Blog 67

Simulated Person Methodology

Eva Peisachovich, Faculty of Health

“We got to practice stuff that you might not experience in placement”.

 “I feel like it makes the transition from knowledge to application a lot easier”.

 “Just talking to them about a health history after that simulation made it so much easier”.

These statements were from students who experienced the application of Simulated Person Methodology (SPM) in their learning environment. There are many things which cannot be learned from simply reading books or hearing lectures. As a medium of experiential education the use of simulation provides the opportunity to practice and apply professional competencies with an excellent degree of accuracy. It provides a range of decisional possibilities not possible in case studies. This form of experiential learning uses real people (simulators) to enact scenarios in which learners practice and apply professional competencies. These simulations breathe life into knowledge gained through traditional education. Reflection on learning and experience is embedded within this methodology through an iterative process, guided facilitation, prebriefing and debriefing. Learners receive feedback on professional manner, attitude, and interpersonal skills, thus promoting specific and individualized learning. The use of SPM as an experiential learning tool in teaching communication, decision making and problem solving can fill gaps between what is required in the job market and what is supplied by the education system.

The applications of SPM are endless and can include any interaction between people in which knowledge and skills are applied. SPM is a valued tool in health professions education and assessment and can have similar use as a teaching method in schools of law, business, education, social, library sciences and more.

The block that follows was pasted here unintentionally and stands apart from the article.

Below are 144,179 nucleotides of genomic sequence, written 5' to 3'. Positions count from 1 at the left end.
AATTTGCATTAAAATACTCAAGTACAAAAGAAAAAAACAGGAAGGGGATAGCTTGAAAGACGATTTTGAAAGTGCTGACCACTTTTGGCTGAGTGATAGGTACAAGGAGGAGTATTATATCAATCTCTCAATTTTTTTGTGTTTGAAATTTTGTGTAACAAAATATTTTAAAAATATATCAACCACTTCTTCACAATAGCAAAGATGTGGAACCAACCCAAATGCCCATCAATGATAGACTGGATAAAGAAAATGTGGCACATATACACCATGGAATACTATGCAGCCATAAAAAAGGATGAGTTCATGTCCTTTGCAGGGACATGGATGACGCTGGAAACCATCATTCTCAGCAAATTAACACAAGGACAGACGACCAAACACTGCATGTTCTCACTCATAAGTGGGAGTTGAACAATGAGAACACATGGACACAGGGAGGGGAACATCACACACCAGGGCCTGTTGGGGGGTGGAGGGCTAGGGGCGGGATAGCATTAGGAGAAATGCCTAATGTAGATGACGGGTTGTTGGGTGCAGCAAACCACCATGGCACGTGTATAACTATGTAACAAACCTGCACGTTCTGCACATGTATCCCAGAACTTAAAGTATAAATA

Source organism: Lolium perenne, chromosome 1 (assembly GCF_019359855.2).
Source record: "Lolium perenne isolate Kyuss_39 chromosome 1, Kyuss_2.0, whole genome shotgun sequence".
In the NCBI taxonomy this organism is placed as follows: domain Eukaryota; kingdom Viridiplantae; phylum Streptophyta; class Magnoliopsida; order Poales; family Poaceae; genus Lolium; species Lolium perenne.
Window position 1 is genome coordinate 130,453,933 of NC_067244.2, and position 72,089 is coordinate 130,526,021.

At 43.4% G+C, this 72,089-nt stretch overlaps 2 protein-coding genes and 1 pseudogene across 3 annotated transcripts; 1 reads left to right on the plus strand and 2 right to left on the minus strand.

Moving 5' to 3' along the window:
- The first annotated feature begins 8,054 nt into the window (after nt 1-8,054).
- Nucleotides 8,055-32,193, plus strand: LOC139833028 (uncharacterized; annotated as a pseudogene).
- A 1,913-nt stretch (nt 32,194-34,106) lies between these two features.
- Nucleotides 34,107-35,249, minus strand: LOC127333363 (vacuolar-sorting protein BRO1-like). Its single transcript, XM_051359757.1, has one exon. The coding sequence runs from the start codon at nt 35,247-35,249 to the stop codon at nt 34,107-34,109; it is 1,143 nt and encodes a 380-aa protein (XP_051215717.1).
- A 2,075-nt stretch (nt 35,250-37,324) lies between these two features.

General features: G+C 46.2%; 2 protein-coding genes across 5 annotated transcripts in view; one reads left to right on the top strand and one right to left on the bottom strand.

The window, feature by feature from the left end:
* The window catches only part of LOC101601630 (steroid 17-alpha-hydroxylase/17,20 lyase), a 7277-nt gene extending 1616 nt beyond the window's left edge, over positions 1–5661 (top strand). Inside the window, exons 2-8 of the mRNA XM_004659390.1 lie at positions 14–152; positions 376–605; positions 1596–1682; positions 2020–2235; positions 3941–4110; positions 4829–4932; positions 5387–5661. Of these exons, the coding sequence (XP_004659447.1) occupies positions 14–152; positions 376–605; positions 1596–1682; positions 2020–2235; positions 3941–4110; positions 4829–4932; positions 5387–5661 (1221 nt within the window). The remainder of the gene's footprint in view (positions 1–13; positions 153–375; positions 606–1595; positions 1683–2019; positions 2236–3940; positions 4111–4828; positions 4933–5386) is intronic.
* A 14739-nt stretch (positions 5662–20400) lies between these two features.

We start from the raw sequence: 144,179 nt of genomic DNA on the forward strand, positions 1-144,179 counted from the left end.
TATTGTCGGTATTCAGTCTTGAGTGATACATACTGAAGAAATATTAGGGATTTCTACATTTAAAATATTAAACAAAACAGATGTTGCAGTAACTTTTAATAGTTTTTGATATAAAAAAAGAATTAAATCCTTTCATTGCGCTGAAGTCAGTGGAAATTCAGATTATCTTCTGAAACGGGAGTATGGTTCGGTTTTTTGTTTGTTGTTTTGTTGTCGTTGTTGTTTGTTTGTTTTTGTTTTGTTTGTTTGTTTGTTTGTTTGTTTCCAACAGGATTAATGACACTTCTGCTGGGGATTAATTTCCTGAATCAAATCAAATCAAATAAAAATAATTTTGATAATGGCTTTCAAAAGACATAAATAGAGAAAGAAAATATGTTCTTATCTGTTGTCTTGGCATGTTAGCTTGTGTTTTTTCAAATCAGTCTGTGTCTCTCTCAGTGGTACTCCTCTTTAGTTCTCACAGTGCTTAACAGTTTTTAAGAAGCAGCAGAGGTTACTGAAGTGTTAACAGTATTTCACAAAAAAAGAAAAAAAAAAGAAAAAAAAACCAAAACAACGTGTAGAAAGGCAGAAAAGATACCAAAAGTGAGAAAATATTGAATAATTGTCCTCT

The support of Academic Innovation Fund has allowed for the initiation of an exciting, multiphase project based on SPM. The aim of this project is to provide educators with the tools to apply and embed SPM in their teaching and to work with human simulators in the context of a teaching-learning setting. The project consists of a) pilot SPM workshop, b) observation of educators and simulation in action, c) focus groups with learners, simulators and faculty members. The pilot SPM workshop was held in the summer of 2016. The inaugural participants engaged in a highly, interactive three-day workshop. This workshop provided foundational principles of SPM and received overwhelmingly positive feedback. Data was collected using participant observation during the implementation of simulation scenarios by the faculty in their curriculum during the fall 2016. Separate focus groups were held for learner, faculty and simulators. Educators participating in the SPM can gain the following skills/competencies: development and implementation of simulation, the application of this pedagogy in the academic setting and personal capacity in the integration of experiential education into curriculum. Findings of the project will be disseminated through publications and conference presentations. These steps move us closer to the goal of fostering pedagogical environments that facilitate students’ critical thinking and self-reflection and prepares graduates at York University to practice in complex and dynamic workplace environments.  For more information on simulated person methodology or to register for the upcoming workshop visit: http://spm.info.yorku.ca

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